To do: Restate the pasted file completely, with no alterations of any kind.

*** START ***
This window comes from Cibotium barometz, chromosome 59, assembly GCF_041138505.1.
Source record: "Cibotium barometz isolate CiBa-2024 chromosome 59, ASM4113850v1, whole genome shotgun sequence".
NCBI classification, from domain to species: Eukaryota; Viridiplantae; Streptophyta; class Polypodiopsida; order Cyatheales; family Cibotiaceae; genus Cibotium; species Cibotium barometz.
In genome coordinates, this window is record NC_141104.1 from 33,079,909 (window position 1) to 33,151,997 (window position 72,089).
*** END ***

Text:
This window comes from Cibotium barometz, chromosome 59, assembly GCF_041138505.1.
Source record: "Cibotium barometz isolate CiBa-2024 chromosome 59, ASM4113850v1, whole genome shotgun sequence".
NCBI classification, from domain to species: Eukaryota; Viridiplantae; Streptophyta; class Polypodiopsida; order Cyatheales; family Cibotiaceae; genus Cibotium; species Cibotium barometz.
In genome coordinates, this window is record NC_141104.1 from 33,079,909 (window position 1) to 33,151,997 (window position 72,089).